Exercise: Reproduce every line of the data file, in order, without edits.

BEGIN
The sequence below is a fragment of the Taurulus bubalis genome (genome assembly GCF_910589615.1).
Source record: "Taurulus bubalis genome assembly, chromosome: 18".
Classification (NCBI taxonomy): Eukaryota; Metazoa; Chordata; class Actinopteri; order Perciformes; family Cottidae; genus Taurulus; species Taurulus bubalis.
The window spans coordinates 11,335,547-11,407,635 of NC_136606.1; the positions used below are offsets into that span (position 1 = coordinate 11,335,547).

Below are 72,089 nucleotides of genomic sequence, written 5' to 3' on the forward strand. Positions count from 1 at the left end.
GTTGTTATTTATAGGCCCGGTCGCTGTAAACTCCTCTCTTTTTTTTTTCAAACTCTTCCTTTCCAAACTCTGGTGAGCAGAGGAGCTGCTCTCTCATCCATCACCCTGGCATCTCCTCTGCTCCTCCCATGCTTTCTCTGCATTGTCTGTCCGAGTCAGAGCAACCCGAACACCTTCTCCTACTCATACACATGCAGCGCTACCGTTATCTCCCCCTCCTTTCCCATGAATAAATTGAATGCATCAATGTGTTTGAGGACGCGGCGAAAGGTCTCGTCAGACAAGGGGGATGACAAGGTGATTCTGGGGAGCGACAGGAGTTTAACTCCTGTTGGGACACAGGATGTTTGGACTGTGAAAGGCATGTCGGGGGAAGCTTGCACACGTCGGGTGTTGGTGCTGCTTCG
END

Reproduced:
The sequence below is a fragment of the Taurulus bubalis genome (genome assembly GCF_910589615.1).
Source record: "Taurulus bubalis genome assembly, chromosome: 18".
Classification (NCBI taxonomy): Eukaryota; Metazoa; Chordata; class Actinopteri; order Perciformes; family Cottidae; genus Taurulus; species Taurulus bubalis.
The window spans coordinates 11,335,547-11,407,635 of NC_136606.1; the positions used below are offsets into that span (position 1 = coordinate 11,335,547).

Below are 72,089 nucleotides of genomic sequence, written 5' to 3' on the forward strand. Positions count from 1 at the left end.
GTTGTTATTTATAGGCCCGGTCGCTGTAAACTCCTCTCTTTTTTTTTTCAAACTCTTCCTTTCCAAACTCTGGTGAGCAGAGGAGCTGCTCTCTCATCCATCACCCTGGCATCTCCTCTGCTCCTCCCATGCTTTCTCTGCATTGTCTGTCCGAGTCAGAGCAACCCGAACACCTTCTCCTACTCATACACATGCAGCGCTACCGTTATCTCCCCCTCCTTTCCCATGAATAAATTGAATGCATCAATGTGTTTGAGGACGCGGCGAAAGGTCTCGTCAGACAAGGGGGATGACAAGGTGATTCTGGGGAGCGACAGGAGTTTAACTCCTGTTGGGACACAGGATGTTTGGACTGTGAAAGGCATGTCGGGGGAAGCTTGCACACGTCGGGTGTTGGTGCTGCTTCG